Article

The central insulin system and energy balance.

Department of Psychiatry and Behavioral Neuroscience, University of Cincinnati, OH 45237, USA.
Handbook of experimental pharmacology 01/2012; DOI: 10.1007/978-3-642-24716-3_5
Source: PubMed

ABSTRACT Insulin acts throughout the body to reduce circulating energy and to increase energy storage. Within the brain, insulin produces a net catabolic effect by reducing food intake and increasing energy expenditure; this is evidenced by the hypophagia and increased brown adipose tissue sympathetic nerve activity induced by central insulin infusion. Reducing the activity of the brain insulin system via administration of insulin antibodies, receptor antisense treatment, or receptor knockdown results in hyperphagia and increased adiposity. However, despite decades of research into the role of central insulin in food intake, many questions remain to be answered, including the underlying mechanism of action.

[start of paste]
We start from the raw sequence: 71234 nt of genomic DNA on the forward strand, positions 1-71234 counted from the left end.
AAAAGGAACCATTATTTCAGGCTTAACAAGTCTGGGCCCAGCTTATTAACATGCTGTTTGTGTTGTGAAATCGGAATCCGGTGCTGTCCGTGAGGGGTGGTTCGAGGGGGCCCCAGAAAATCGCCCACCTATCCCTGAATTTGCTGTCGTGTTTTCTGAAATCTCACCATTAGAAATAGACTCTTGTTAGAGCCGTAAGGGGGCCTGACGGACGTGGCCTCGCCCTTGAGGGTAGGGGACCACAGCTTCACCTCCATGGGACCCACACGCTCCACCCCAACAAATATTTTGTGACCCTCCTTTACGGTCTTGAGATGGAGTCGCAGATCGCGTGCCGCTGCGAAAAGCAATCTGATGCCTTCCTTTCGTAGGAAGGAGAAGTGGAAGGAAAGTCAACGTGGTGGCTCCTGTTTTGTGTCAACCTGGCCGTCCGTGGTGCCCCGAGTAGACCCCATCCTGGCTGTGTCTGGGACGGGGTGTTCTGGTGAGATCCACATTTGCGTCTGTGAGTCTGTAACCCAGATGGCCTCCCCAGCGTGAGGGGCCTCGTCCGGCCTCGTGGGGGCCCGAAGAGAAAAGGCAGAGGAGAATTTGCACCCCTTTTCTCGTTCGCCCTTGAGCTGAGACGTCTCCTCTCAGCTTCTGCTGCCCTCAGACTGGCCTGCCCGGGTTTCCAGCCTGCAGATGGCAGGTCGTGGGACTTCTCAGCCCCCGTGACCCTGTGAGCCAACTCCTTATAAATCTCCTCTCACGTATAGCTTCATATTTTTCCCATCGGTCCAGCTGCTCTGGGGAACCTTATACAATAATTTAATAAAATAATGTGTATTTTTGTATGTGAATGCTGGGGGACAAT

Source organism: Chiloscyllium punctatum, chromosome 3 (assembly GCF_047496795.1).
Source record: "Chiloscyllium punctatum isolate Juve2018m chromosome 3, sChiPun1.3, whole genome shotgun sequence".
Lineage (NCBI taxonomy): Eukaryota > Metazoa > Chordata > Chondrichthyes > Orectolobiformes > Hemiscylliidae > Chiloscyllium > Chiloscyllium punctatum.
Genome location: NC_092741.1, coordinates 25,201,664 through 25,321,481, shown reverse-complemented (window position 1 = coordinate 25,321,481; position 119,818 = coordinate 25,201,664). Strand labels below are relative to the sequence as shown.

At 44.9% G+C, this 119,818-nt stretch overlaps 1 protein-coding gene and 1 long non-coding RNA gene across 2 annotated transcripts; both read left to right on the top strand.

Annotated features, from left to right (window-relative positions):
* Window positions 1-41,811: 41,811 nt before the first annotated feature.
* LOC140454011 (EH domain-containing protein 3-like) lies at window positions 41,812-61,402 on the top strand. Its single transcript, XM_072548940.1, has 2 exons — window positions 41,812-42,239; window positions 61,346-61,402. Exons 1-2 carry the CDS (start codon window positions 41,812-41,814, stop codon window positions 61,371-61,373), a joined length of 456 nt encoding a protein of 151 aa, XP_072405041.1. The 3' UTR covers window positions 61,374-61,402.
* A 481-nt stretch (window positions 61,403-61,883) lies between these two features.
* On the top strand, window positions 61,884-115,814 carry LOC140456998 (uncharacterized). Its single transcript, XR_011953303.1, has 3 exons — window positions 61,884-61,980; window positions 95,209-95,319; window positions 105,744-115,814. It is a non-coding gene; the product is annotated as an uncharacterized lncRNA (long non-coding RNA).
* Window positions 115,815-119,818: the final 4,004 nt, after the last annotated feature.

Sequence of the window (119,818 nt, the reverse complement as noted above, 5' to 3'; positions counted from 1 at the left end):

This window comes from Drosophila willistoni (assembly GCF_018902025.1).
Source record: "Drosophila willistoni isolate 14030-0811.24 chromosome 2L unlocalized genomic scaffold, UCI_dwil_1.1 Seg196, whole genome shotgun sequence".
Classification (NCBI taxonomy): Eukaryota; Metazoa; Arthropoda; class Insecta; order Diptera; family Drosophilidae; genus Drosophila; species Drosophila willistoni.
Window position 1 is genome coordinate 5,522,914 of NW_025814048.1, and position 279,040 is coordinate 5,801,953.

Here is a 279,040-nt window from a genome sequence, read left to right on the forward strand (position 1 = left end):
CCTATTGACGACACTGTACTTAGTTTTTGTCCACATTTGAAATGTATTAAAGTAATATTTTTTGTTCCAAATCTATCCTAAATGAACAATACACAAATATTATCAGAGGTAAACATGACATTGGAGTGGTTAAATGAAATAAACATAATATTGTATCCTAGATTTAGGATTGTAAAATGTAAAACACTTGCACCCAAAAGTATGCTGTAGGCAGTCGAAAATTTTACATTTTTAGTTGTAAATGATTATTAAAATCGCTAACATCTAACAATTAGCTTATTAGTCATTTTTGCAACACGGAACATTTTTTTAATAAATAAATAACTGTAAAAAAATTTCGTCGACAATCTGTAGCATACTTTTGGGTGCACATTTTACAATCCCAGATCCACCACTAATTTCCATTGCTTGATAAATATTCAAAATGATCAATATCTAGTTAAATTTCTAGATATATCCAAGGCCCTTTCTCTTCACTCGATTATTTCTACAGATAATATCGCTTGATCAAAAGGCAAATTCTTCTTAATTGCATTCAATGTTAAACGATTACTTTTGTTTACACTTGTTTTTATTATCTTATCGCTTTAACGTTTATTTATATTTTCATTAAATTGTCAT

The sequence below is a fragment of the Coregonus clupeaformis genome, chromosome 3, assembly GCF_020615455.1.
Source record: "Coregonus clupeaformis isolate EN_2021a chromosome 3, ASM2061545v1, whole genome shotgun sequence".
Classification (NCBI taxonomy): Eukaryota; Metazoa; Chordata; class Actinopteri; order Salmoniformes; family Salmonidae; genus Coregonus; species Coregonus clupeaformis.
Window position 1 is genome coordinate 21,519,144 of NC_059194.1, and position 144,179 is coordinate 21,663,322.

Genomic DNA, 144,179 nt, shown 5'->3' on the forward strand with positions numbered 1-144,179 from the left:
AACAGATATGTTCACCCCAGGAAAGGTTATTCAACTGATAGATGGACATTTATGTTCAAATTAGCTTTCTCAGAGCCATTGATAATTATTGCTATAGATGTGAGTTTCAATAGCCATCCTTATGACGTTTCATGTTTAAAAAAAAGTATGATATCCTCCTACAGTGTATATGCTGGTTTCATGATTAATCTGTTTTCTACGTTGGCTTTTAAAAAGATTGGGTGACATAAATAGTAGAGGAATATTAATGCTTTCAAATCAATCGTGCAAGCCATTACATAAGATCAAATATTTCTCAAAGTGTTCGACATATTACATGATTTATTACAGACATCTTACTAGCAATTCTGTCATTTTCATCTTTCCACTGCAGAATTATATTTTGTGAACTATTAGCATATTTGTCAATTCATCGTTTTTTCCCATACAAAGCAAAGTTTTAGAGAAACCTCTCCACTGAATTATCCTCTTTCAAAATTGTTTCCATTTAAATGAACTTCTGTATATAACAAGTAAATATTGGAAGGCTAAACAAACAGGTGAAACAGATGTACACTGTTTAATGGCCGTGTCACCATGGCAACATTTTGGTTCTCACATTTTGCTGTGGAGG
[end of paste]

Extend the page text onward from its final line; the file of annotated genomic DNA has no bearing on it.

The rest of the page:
Download full-text

Full-text

Available from: Denovan Patrick Begg, Dec 10, 2014
1 Follower
 · 
131 Views
  • Source
    [Show abstract] [Hide abstract]